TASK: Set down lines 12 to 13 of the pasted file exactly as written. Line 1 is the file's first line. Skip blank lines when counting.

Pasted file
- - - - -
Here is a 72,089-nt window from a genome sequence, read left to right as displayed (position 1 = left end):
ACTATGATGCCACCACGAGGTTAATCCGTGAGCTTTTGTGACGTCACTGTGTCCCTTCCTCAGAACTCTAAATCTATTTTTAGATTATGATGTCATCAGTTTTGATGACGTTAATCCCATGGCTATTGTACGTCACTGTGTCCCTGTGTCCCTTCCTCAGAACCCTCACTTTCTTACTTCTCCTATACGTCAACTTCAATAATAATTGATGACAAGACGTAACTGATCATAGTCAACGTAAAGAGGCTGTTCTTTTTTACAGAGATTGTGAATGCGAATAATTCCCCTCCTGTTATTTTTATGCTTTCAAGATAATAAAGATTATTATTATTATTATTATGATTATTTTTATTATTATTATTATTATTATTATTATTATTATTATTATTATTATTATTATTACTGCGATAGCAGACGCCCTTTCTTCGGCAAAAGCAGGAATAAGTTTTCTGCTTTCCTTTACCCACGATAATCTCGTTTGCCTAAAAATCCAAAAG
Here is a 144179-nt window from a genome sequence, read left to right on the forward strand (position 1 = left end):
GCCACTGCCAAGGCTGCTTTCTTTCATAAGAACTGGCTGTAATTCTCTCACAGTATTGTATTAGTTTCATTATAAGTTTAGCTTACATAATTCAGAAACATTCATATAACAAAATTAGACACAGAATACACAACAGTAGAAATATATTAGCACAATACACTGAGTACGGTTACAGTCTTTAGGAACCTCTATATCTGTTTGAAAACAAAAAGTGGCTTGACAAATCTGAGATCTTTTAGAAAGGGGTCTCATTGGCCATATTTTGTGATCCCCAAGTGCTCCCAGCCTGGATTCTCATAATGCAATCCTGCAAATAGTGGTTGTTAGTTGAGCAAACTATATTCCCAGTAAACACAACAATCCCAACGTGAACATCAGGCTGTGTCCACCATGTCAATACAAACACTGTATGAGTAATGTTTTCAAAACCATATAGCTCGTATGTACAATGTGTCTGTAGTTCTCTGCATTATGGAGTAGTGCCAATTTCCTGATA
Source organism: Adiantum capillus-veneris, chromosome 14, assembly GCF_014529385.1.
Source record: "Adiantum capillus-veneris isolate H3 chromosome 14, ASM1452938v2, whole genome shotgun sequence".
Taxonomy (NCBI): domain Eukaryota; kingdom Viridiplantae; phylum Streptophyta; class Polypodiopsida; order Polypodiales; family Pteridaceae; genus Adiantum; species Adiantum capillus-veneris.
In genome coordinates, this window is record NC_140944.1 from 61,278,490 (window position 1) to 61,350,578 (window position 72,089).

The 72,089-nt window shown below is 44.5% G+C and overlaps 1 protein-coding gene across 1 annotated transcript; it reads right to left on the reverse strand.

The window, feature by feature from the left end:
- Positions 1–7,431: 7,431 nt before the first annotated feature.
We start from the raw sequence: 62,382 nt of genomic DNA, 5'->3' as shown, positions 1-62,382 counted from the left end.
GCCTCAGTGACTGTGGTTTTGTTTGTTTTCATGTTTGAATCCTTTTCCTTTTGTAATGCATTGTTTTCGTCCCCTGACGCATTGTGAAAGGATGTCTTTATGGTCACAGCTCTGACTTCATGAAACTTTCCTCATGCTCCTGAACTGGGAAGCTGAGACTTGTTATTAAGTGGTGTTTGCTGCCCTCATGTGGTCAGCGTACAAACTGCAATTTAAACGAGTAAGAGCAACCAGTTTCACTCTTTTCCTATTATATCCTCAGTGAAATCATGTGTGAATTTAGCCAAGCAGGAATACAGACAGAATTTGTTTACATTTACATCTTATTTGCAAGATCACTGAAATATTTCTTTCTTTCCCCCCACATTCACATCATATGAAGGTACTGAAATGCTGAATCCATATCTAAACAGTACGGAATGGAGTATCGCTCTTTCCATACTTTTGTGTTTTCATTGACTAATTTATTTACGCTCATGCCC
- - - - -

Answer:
We start from the raw sequence: 62,382 nt of genomic DNA, 5'->3' as shown, positions 1-62,382 counted from the left end.
GCCTCAGTGACTGTGGTTTTGTTTGTTTTCATGTTTGAATCCTTTTCCTTTTGTAATGCATTGTTTTCGTCCCCTGACGCATTGTGAAAGGATGTCTTTATGGTCACAGCTCTGACTTCATGAAACTTTCCTCATGCTCCTGAACTGGGAAGCTGAGACTTGTTATTAAGTGGTGTTTGCTGCCCTCATGTGGTCAGCGTACAAACTGCAATTTAAACGAGTAAGAGCAACCAGTTTCACTCTTTTCCTATTATATCCTCAGTGAAATCATGTGTGAATTTAGCCAAGCAGGAATACAGACAGAATTTGTTTACATTTACATCTTATTTGCAAGATCACTGAAATATTTCTTTCTTTCCCCCCACATTCACATCATATGAAGGTACTGAAATGCTGAATCCATATCTAAACAGTACGGAATGGAGTATCGCTCTTTCCATACTTTTGTGTTTTCATTGACTAATTTATTTACGCTCATGCCC